Spence v. Beard, et al.

Filing 20

ORDER signed by Magistrate Judge Kendall J. Newman on 06/20/17 ordering plaintiff's amended complaint is dismissed. Plaintiff is granted 30 days from the date of service of this order to file a second amended complaint. (Plummer, M)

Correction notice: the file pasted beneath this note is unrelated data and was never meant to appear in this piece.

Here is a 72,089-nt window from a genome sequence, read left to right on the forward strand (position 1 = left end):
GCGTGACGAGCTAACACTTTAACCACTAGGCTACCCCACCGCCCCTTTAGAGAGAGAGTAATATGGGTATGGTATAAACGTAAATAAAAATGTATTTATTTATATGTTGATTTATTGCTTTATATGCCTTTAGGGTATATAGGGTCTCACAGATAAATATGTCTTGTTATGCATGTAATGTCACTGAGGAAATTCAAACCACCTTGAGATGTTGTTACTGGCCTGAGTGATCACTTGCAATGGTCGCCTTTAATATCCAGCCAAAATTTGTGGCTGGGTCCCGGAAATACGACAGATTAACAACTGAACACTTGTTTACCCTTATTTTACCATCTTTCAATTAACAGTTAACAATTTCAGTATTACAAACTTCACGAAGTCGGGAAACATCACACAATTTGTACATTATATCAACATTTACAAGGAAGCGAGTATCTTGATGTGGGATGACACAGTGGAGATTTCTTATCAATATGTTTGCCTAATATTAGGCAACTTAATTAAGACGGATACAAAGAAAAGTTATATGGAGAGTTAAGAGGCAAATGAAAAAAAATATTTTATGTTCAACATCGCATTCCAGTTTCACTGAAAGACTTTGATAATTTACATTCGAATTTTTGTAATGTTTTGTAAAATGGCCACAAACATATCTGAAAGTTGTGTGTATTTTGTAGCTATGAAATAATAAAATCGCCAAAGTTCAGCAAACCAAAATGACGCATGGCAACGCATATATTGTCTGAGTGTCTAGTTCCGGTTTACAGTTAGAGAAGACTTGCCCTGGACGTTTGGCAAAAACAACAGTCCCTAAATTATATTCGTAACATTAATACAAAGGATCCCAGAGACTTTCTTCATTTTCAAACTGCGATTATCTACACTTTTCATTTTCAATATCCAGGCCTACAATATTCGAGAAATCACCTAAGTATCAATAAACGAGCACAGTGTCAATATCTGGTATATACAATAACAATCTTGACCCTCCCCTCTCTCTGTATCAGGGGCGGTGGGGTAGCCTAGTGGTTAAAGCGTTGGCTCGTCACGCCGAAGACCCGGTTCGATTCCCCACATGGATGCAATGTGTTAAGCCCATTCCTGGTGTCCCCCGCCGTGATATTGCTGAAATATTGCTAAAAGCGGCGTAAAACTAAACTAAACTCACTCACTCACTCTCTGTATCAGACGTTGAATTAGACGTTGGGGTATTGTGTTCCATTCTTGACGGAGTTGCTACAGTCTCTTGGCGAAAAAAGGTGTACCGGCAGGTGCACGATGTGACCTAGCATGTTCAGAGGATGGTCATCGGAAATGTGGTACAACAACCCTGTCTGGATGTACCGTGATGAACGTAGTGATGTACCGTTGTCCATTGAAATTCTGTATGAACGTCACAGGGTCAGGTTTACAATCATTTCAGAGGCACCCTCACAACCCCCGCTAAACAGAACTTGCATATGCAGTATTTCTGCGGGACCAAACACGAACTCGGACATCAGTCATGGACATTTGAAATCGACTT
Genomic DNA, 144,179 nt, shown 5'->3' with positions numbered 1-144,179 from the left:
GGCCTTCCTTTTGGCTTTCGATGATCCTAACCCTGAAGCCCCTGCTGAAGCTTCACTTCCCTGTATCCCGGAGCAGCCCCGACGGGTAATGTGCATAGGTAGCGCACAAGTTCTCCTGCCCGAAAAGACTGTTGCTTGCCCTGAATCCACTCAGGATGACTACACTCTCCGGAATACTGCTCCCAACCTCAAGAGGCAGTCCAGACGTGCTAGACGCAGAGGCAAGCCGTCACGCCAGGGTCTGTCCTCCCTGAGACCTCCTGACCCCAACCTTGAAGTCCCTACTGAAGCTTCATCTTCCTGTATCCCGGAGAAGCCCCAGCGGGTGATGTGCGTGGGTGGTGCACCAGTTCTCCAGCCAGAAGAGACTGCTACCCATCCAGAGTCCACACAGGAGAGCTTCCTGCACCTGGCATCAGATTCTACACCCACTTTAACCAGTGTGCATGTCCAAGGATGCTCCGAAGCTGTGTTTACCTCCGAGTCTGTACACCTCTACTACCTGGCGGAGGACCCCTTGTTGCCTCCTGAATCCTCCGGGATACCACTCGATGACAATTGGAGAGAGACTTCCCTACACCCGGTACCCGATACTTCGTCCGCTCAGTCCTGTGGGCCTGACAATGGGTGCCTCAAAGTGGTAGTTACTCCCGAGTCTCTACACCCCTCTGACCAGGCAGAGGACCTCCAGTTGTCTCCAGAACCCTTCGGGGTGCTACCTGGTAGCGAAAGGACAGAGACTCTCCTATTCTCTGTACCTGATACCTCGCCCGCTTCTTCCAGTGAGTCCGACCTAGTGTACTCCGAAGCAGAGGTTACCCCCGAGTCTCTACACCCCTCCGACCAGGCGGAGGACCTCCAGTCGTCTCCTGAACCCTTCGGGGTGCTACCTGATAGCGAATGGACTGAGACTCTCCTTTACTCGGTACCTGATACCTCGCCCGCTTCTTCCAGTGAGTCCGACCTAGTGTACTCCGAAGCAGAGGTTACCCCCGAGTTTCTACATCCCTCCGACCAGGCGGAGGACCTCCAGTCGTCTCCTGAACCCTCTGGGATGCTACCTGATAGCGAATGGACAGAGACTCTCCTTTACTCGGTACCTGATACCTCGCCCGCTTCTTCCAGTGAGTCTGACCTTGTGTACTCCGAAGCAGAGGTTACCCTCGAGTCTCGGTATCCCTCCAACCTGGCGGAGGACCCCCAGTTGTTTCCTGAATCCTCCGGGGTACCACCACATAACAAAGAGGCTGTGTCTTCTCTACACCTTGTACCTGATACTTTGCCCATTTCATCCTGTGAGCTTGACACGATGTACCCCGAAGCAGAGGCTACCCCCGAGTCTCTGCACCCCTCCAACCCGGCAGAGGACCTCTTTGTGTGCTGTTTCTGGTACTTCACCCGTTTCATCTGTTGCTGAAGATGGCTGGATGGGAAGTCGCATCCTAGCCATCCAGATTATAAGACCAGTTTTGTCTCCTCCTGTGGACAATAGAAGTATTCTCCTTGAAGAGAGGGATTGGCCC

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1 2 3 4 5 6 7 8 UNITED STATES DISTRICT COURT 9 FOR THE EASTERN DISTRICT OF CALIFORNIA 10 11 GERALD SPENCE, 12 No. 2:16-cv-1828 KJN P Plaintiff, 13 v. 14 G. KAUR, et al., 15 ORDER Defendants. 16 Plaintiff is a state prisoner, proceeding without counsel. Plaintiff seeks relief pursuant to 17 18 42 U.S.C. § 1983, and is proceeding in forma pauperis. This proceeding was referred to this court 19 pursuant to 28 U.S.C. § 636(b)(1) and Local Rule 302. Plaintiff’s amended complaint1 is now 20 before the court. The court is required to screen complaints brought by prisoners seeking relief against a 21 22 governmental entity or officer or employee of a governmental entity. 28 U.S.C. § 1915A(a). The 23 court must dismiss a complaint or portion thereof if the prisoner has raised claims that are legally 24 “frivolous or malicious,” that fail to state a claim upon which relief may be granted, or that seek 25 monetary relief from a defendant who is immune from such relief. 28 U.S.C. § 1915A(b)(1), (2). 26 //// 27 28 1 Plaintiff’s amended complaint names new defendants and raises new allegations not raised in his original complaint. 1 1 A claim is legally frivolous when it lacks an arguable basis either in law or in fact. 2 Neitzke v. Williams, 490 U.S. 319, 325 (1989); Franklin v. Murphy, 745 F.2d 1221, 1227-28 (9th 3 Cir. 1984). The court may, therefore, dismiss a claim as frivolous where it is based on an 4 indisputably meritless legal theory or where the factual contentions are clearly baseless. Neitzke, 5 490 U.S. at 327. The critical inquiry is whether a constitutional claim, however inartfully 6 pleaded, has an arguable legal and factual basis. See Jackson v. Arizona, 885 F.2d 639, 640 (9th 7 Cir. 1989); Franklin, 745 F.2d at 1227. 8 A complaint, or portion thereof, should only be dismissed for failure to state a claim upon 9 which relief may be granted if it appears beyond doubt that plaintiff can prove no set of facts in 10 support of the claim or claims that would entitle him to relief. Hishon v. King & Spalding, 467 11 U.S. 69, 73 (1984) (citing Conley v. Gibson, 355 U.S. 41, 45-46 (1957)); Palmer v. Roosevelt 12 Lake Log Owners Ass’n, 651 F.2d 1289, 1294 (9th Cir. 1981). In reviewing a complaint under 13 this standard, the court must accept as true the allegations of the complaint in question, Hosp. 14 Bldg. Co. v. Rex Hosp. Trustees, 425 U.S. 738, 740 (1976), construe the pleading in the light 15 most favorable to the plaintiff, and resolve all doubts in the plaintiff’s favor, Jenkins v. 16 McKeithen, 395 U.S. 411, 421 (1969). 17 Plaintiff names nine individuals as defendants in his amended complaint: G. Kaur, Sr. 18 Librarian; P. Ditto, Vice-Principal; Kenya Williams, Principal; Sgt. Chambers; R. Mitchell, 19 Associate Deputy Warden; Eric Arnold, Warden; K. Estrella, Correctional counselor -- appeals 20 coordinator; C. Cagnina, appeals coordinator; and M. Voong, Chief, Inmate Appeals at office of 21 Secretary of Corrections. All of the defendants, except Voong, are employed at the Solano State 22 Prison in Vacaville. 23 Claim l: Retaliation 24 Plaintiff alleges that on November 2, 2016, defendant Kaur retaliated against plaintiff by 25 issuing a false 128 information chrono dating back to October 25, 2016, and threatening 26 disciplinary action. On November 8, 2016, plaintiff filed a staff complaint against Kaur for the 27 false report. But on November 10, 2016, before the staff complaint was processed or receipt of 28 the appeal was acknowledged, Kaur took the 128 report and made it a 115-A Rules Violation 2 1 Report (“RVR”), with no additional allegations of misconduct against plaintiff. Kaur then 2 conducted her own review of the false report. 3 “Prisoners have a First Amendment right to file grievances against prison officials and to 4 be free from retaliation for doing so.” Watison v. Carter, 668 F.3d 1108, 1114 (9th Cir. 2012) 5 (citing Brodheim v. Cry, 584 F.3d 1262, 1269 (9th Cir. 2009)). A viable retaliation claim in the 6 prison context has five elements: “(1) An assertion that a state actor took some adverse action 7 against an inmate (2) because of (3) that prisoner’s protected conduct, and that such action (4) 8 chilled the inmate’s exercise of his First Amendment rights, and (5) the action did not reasonably 9 advance a legitimate correctional goal.” Rhodes v. Robinson, 408 F.3d 559, 567-68 (9th Cir. 10 2005). 11 Here, plaintiff fails to identify the protected conduct, if any, he engaged in that allegedly 12 caused Kaur to issue the false report. Moreover, plaintiff concedes that Kaur issued the RVR 13 before his staff complaint was processed or receipt of his appeal was acknowledged, so plaintiff’s 14 staff complaint could not have been the protected conduct that caused Kaur to issue the RVR. 15 Plaintiff claims he wrote letters to Williams before the initial 128 report2 authored by Kaur, but 16 such letters do not constitute “protected conduct” under Rhodes. And, in any event, plaintiff 17 adduces no facts demonstrating that Kaur was even aware of such letters to Williams. 18 In an abundance of caution, plaintiff is granted leave to file a second amended complaint 19 should he be able to allege facts demonstrating that Kaur retaliated against plaintiff because of 20 plaintiff’s protected conduct. If plaintiff files such an amended pleading, he must address each of 21 the elements required under Rhodes. 22 Claim II: Disciplinary Proceeding 23 In his second claim, plaintiff claims that “Chambers ‘heard’ the [alleged] retaliatory 24 disciplinary.” (ECF No. 19 at 5.) Plaintiff concedes that the RVR was overturned after plaintiff 25 served the penalty assessed, 30 day deprivation of yard and law library access. 26 //// 27 28 2 The court refers to the initial report as the 128 report because plaintiff initially refers to a 128-B report authored by Kaur, but later refers to such report as a 128-G report. (ECF No. 19 at 4.) 3 1 2 Plaintiff fails to identify the factual basis upon which he raises this claim. In other words, he fails to identify any constitutional or federal statutory violation by Chambers’ actions. 3 Plaintiff also claims that defendants Mitchell and Arnold would not correct the error in the 4 appeal process, and claims that defendants Estrella, Cagnina, and Voong attempted to obstruct 5 and deny vindication of plaintiff’s right to have the RVR overturned. 6 Plaintiff cannot state a due process claim based on defendants’ role in the inmate appeal 7 process. The Due Process Clause protects plaintiff against the deprivation of liberty without the 8 procedural protections to which he is entitled under the law. Wilkinson v. Austin, 545 U.S. 209, 9 221 (2005). However, plaintiff has no stand-alone due process rights related to the administrative 10 grievance process. Ramirez v. Galaza, 334 F.3d 850, 860 (9th Cir. 2003); Mann v. Adams, 855 11 F.2d 639, 640 (9th Cir. 1988). A prison official’s denial of a grievance does not itself violate the 12 constitution. Evans v. Skolnik, 637 Fed. Appx. 285, 288 (9th Cir. 2015), cert. dism’d, 136 S. Ct. 13 2390 (2016). Thus, the denial, rejection, or cancellation of a grievance does not constitute a due 14 process violation. See, e.g., Wright v. Shannon, 2010 WL 445203, at *5 (E.D. Cal. Feb. 2, 2010) 15 (plaintiff’s allegations that prison officials denied or ignored his inmate appeals failed to state a 16 cognizable claim under the First Amendment); Towner v. Knowles, 2009 WL 4281999 at *2 17 (E.D. Cal. Nov. 20, 2009) (plaintiff’s allegations that prison officials screened out his inmate 18 appeals without any basis failed to indicate a deprivation of federal rights); Williams v. Cate, 19 2009 WL 3789597, at *6 (E.D. Cal. Nov. 10, 2009) (“Plaintiff has no protected liberty interest in 20 the vindication of his administrative claims.”). Therefore, plaintiff’s claims that particular 21 defendants wrongfully screened out or cancelled plaintiff’s administrative appeals fail to state a 22 due process claim and must be dismissed. Thus, plaintiff’s allegations in Claim II against 23 defendants Mitchell, Arnold, Estrella, Cagnina, and Voong fail to state cognizable due process 24 claims. 25 Plaintiff’s allegations contained in Claim II against defendants Chambers, Mitchell, 26 Arnold, Estrella, Cagnina, and Voong fail to state viable retaliation claims because plaintiff fails 27 to identify any facts connecting such defendants to plaintiff’s protected conduct or showing that 28 their actions were based on retaliation. 4 1 To the extent that plaintiff attempts to challenge the RVR, plaintiff failed to allege facts 2 sufficient to show that he was denied any procedural protections that were due. See Wolff v. 3 McDonnell, 418 U.S. 539, 563-70 (1974) (setting forth due process requirements for prison 4 disciplinary proceedings). Prison disciplinary proceedings require procedural protections beyond 5 those required for administrative segregation, but nonetheless, “[p]rison disciplinary proceedings 6 are not part of a criminal prosecution, and the full panoply of rights due a defendant in such 7 proceedings does not apply.” Wolff, 418 U.S. at 556. Thus, to the extent plaintiff challenges the 8 RVR, such challenge is dismissed with leave to amend based on his failure to provide adequate 9 factual allegations demonstrating that his due process rights were violated. 10 Claim III: Disciplinary Proceedings, Access to the Court & Retaliation 11 Despite the alleged issues identified by plaintiff in his third claim, plaintiff’s allegations 12 do not support the causes of action marked on the pleading form. In his supporting facts, plaintiff 13 claims defendants Williams, Ditto, and Mitchell were “on notice” of Kaur’s alleged retaliation 14 because both the 128 report and the RVR require supervisory screening and approval. (ECF No. 15 19 at 6.) Plaintiff claims their involvement is not pled on a theory of respondeat superior, but that 16 each “actively supported and processed the retaliatory actions of Kaur.” (ECF No. 19 at 6.) 17 However, as set forth above, plaintiff has not alleged facts demonstrating that Kaur’s actions were 18 retaliatory. Moreover, in challenging a prison disciplinary, plaintiff’s protections are based on the 19 procedural protections set forth under Wolff, which do not include supervisorial screening and 20 approval. Id. 21 In addition, plaintiff alleges that defendants Estrella and Cagnina were responsible for the 22 proper processing of administrative appeals to ensure inmates’ rights are not violated, but that 23 they allowed Kaur to conduct the review of a staff complaint against herself, in violation of state 24 law. (ECF No. 19 at 6.) Violations of state law, prison rules and regulations, without more, do 25 not support any claims under section 1983. Ove v. Gwinn, 264 F.3d 817, 824 (9th Cir. 2001); 26 Sweaney v. Ada County, Idaho, 119 F.3d 1385, 1391 (9th Cir. 1997). Only if the events 27 complained of rise to the level of a federal statutory or constitutional violation may plaintiff 28 pursue them under section 1983. Jones v. Williams, 297 F.3d 930, 934 (9th Cir. 2002); 5 1 Nurre v. Whitehead, 580 F.3d 1087, 1092 (9th Cir. 2009) (section 1983 claims must be premised 2 on violation of federal constitutional right). 3 Thus, although the court may exercise supplemental jurisdiction over state law claims, 4 plaintiff must first have a cognizable claim for relief under federal law. See 28 U.S.C. § 1367. 5 Because plaintiff has failed to state a cognizable federal civil rights claim herein, the court 6 declines to exercise supplemental jurisdiction over any state law claims. However, plaintiff is 7 granted leave to include his state law claims in any second amended complaint. 8 Finally, the court notes that plaintiff checked the box “access to the court,” and claims 9 under injury that he was “denied access.” (ECF No. 19 at 6.) Plaintiff does not identify to what 10 he was denied access, and his allegations do not suggest he can amend to plead a denial of access 11 to the courts claim. But, in an abundance of caution, plaintiff is provided the standards governing 12 a First Amendment claim. 13 Prisoners have a constitutional right of access to the courts. Lewis v. Casey, 518 U.S. 14 343, 346 (1996); Bounds v. Smith, 430 U.S. 817, 821 (1977), limited in part on other grounds by 15 Lewis, 518 U.S. at 354. The right of access to the courts is limited to non-frivolous direct 16 criminal appeals, habeas corpus proceedings, and § 1983 actions. See Lewis, 518 U.S. at 353 n.3, 17 354-55. In order to frame a claim of a denial of the right to access the courts, a prisoner must 18 establish that he has suffered “actual injury,” a jurisdictional requirement derived from the 19 standing doctrine. Lewis, 518 U.S. at 349. An “actual injury” is “actual prejudice with respect to 20 contemplated or existing litigation, such as the inability to meet a filing deadline or to present a 21 claim.” Lewis, 518 U.S. at 348 (citation and internal quotations omitted); see also Alvarez v. 22 Hill, 518 F.3d 1152, 1155 n.1 (9th Cir. 2008) (noting that “[f]ailure to show that a ‘non-frivolous 23 legal claim had been frustrated’ is fatal” to a claim for denial of access to legal materials) (citing 24 Lewis, 518 U.S. at 353 & n.4). 25 Unrelated Claims 26 Plaintiff is advised that he may not pursue unrelated claims in one lawsuit. Plaintiff may 27 join multiple claims if they are all against a single defendant. Fed. R. Civ. P. 18(a). Unrelated 28 claims against different defendants must be pursued in multiple lawsuits. 6 1 The controlling principle appears in Fed. R. Civ. P. 18(a): ‘A party asserting a claim . . . may join, [] as independent or as alternate claims, as many claims . . . as the party has against an opposing party.’ Thus multiple claims against a single party are fine, but Claim A against Defendant 1 should not be joined with unrelated Claim B against Defendant 2. Unrelated claims against different defendants belong in different suits, not only to prevent the sort of morass [a multiple claim, multiple defendant] suit produce[s], but also to ensure that prisoners pay the required filing fees-for the Prison Litigation Reform Act limits to 3 the number of frivolous suits or appeals that any prisoner may file without prepayment of the required fees. 28 U.S.C. § 1915(g). 2 3 4 5 6 7 8 George v. Smith, 507 F.3d 605, 607 (7th Cir. 2007); see also Fed. R. Civ. P. 20(a)(2) (joinder of 9 defendants not permitted unless both commonality and same transaction requirements are 10 satisfied). The same principles apply here. In any second amended complaint, plaintiff may not raise 11 12 unrelated claims against unrelated defendants. For example, if plaintiff chooses to pursue his 13 retaliation claim against defendant Kaur, he may not include any procedural due process 14 challenge to the RVR which was heard by defendant Chambers. This action may proceed only on 15 related claims against related defendants. Unrelated claims must be brought in a separate action. 16 Conclusion 17 For the reasons set forth above, plaintiff’s amended complaint must be dismissed. The 18 court will, however, grant leave to file a second amended complaint. If plaintiff chooses to file a second amended complaint, plaintiff must demonstrate how 19 20 the conditions complained of have resulted in a deprivation of plaintiff’s federal constitutional or 21 statutory rights. See Ellis v. Cassidy, 625 F.2d 227 (9th Cir. 1980). Also, the second amended 22 complaint must allege in specific terms how each named defendant is involved. There can be no 23 liability under 42 U.S.C. § 1983 unless there is some affirmative link or connection between a 24 defendant’s actions and the claimed deprivation. Rizzo v. Goode, 423 U.S. 362 (1976); May v. 25 Enomoto, 633 F.2d 164, 167 (9th Cir. 1980); Johnson v. Duffy, 588 F.2d 740, 743 (9th Cir. 26 1978). Furthermore, vague and conclusory allegations of official participation in civil rights 27 violations are not sufficient. Ivey v. Bd. of Regents, 673 F.2d 266, 268 (9th Cir. 1982). 28 //// 7 1 A district court must construe a pro se pleading “liberally” to determine if it states a claim 2 and, prior to dismissal, tell a plaintiff of deficiencies in his complaint and give plaintiff an 3 opportunity to cure them. See Lopez, 203 F.3d at 1130-31. While detailed factual allegations are 4 not required, “[t]hreadbare recitals of the elements of a cause of action, supported by mere 5 conclusory statements, do not suffice.” Ashcroft v. Iqbal, 556 U.S. 662, 678 (2009) (citing Bell 6 Atlantic Corp., 550 U.S. at 555). Plaintiff must set forth “sufficient factual matter, accepted as 7 true, to ‘state a claim to relief that is plausible on its face.’” Ashcroft, 556 U.S. at 678 (quoting 8 Bell Atlantic Corp., 550 U.S. at 570). 9 10 11 12 13 A claim has facial plausibility when the plaintiff pleads factual content that allows the court to draw the reasonable inference that the defendant is liable for the misconduct alleged. The plausibility standard is not akin to a “probability requirement,” but it asks for more than a sheer possibility that a defendant has acted unlawfully. Where a complaint pleads facts that are merely consistent with a defendant’s liability, it stops short of the line between possibility and plausibility of entitlement to relief. 14 Ashcroft, 556 U.S. at 678 (citations and quotation marks omitted). Although legal conclusions 15 can provide the framework of a complaint, they must be supported by factual allegations, and are 16 not entitled to the assumption of truth. Id. at 1950. 17 In addition, plaintiff is informed that the court cannot refer to a prior pleading in order to 18 make plaintiff’s second amended complaint complete. Local Rule 220 requires that an amended 19 complaint be complete in itself without reference to any prior pleading. This requirement is 20 because, as a general rule, an amended complaint supersedes the original complaint. See Loux v. 21 Rhay, 375 F.2d 55, 57 (9th Cir. 1967). Once plaintiff files a second amended complaint, the 22 original pleading no longer serves any function in the case. Therefore, in a second amended 23 complaint, as in an original complaint, each claim and the involvement of each defendant must be 24 sufficiently alleged. 25 26 However, plaintiff is not required to re-submit exhibits previously appended to his amended complaint. Rather, any party may refer to such exhibits. 27 In accordance with the above, IT IS HEREBY ORDERED that: 28 1. Plaintiff’s amended complaint is dismissed; and 8 1 2. Plaintiff is granted thirty days from the date of service of this order to file a second 2 amended complaint that complies with the requirements of the Civil Rights Act, the Federal Rules 3 of Civil Procedure, and the Local Rules of Practice; the second amended complaint must bear the 4 docket number assigned this case and must be labeled “Second Amended Complaint”; plaintiff 5 must file an original and two copies of the second amended complaint. 6 Failure to file a second amended complaint in accordance with this order will result in a 7 recommendation that this action be dismissed. 8 Dated: June 20, 2017 9 10 11 /cw/spen1828.14amd 12 13 14 15 16 17 18 19 20 21 22 23 24 25 26 27 28 9